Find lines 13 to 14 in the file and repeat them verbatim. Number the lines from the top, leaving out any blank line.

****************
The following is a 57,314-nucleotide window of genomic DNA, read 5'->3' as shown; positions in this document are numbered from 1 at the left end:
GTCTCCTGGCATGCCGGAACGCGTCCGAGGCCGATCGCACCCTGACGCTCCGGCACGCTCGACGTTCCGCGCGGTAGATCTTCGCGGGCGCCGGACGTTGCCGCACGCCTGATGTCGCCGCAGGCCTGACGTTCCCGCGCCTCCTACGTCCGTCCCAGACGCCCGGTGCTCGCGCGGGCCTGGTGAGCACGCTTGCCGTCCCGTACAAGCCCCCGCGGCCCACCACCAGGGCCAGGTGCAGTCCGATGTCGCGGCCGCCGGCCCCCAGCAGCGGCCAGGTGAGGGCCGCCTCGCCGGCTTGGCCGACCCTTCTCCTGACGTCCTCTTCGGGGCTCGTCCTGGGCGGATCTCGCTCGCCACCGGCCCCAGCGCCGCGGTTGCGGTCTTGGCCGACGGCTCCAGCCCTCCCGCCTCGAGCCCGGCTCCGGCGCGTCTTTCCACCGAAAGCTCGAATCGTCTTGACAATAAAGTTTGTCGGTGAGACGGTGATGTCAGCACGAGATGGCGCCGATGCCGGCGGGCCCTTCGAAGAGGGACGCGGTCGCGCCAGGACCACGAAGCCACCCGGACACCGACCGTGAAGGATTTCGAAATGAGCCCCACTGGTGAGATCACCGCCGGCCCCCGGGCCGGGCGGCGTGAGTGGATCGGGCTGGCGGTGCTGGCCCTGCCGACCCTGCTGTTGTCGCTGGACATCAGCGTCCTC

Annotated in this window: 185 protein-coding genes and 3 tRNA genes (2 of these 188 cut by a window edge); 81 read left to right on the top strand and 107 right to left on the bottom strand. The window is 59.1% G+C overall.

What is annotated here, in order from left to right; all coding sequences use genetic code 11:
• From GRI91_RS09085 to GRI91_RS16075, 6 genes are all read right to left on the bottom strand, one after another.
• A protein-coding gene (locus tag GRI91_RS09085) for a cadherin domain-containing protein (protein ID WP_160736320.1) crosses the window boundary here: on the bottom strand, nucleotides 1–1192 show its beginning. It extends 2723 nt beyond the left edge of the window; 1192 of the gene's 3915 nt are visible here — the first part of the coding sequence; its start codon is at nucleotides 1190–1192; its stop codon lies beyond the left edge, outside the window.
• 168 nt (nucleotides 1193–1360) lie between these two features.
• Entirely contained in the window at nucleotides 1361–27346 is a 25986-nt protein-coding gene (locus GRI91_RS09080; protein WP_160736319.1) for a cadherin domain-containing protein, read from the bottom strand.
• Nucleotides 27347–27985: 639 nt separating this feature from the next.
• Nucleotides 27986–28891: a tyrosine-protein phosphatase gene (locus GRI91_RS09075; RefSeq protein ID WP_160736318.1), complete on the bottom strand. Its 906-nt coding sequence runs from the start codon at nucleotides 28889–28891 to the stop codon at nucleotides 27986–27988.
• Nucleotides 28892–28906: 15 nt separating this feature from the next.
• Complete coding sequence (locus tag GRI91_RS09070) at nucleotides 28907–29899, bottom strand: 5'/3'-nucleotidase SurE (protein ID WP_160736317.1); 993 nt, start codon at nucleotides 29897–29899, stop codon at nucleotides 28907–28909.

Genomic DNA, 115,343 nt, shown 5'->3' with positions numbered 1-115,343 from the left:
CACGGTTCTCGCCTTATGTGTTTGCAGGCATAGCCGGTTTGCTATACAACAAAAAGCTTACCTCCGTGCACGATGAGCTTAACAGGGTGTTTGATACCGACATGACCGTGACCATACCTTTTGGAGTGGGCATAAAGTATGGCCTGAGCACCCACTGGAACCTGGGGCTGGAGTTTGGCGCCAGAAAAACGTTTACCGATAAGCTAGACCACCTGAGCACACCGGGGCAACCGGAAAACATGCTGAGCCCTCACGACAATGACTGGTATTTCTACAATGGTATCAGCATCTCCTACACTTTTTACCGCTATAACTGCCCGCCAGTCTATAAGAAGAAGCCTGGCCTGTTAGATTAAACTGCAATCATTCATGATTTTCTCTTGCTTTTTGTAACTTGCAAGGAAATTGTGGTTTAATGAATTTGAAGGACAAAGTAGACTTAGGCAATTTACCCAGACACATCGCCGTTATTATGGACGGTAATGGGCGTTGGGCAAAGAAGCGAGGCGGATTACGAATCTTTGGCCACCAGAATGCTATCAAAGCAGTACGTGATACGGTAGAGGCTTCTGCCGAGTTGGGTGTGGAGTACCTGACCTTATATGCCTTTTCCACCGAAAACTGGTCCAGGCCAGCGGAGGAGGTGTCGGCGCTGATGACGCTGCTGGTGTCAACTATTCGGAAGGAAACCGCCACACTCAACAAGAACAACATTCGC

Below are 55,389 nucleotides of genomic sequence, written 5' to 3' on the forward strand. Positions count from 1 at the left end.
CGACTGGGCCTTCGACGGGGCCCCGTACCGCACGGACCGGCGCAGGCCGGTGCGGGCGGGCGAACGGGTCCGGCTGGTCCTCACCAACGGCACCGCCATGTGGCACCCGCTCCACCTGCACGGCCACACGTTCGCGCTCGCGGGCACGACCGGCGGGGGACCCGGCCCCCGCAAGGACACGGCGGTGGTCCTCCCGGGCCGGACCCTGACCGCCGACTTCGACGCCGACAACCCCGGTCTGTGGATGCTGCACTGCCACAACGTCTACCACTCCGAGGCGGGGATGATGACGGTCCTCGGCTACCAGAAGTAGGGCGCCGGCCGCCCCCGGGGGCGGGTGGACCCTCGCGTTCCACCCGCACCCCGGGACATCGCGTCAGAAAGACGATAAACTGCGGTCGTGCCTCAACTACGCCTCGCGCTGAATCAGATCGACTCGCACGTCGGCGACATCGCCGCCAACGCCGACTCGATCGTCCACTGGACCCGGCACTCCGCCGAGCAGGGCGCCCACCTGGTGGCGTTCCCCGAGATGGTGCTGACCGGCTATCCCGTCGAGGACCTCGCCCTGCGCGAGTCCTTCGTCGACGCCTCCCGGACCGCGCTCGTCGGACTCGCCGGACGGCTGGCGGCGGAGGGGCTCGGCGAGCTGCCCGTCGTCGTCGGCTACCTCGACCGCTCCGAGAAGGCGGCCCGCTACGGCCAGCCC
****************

Genomic DNA, 115,343 nt, shown 5'->3' with positions numbered 1-115,343 from the left:
CACGGTTCTCGCCTTATGTGTTTGCAGGCATAGCCGGTTTGCTATACAACAAAAAGCTTACCTCCGTGCACGATGAGCTTAACAGGGTGTTTGATACCGACATGACCGTGACCATACCTTTTGGAGTGGGCATAAAGTATGGCCTGAGCACCCACTGGAACCTGGGGCTGGAGTTTGGCGCCAGAAAAACGTTTACCGATAAGCTAGACCACCTGAGCACACCGGGGCAACCGGAAAACATGCTGAGCCCTCACGACAATGACTGGTATTTCTACAATGGTATCAGCATCTCCTACACTTTTTACCGCTATAACTGCCCGCCAGTCTATAAGAAGAAGCCTGGCCTGTTAGATTAAACTGCAATCATTCATGATTTTCTCTTGCTTTTTGTAACTTGCAAGGAAATTGTGGTTTAATGAATTTGAAGGACAAAGTAGACTTAGGCAATTTACCCAGACACATCGCCGTTATTATGGACGGTAATGGGCGTTGGGCAAAGAAGCGAGGCGGATTACGAATCTTTGGCCACCAGAATGCTATCAAAGCAGTACGTGATACGGTAGAGGCTTCTGCCGAGTTGGGTGTGGAGTACCTGACCTTATATGCCTTTTCCACCGAAAACTGGTCCAGGCCAGCGGAGGAGGTGTCGGCGCTGATGACGCTGCTGGTGTCAACTATTCGGAAGGAAACCGCCACACTCAACAAGAACAACATTCGC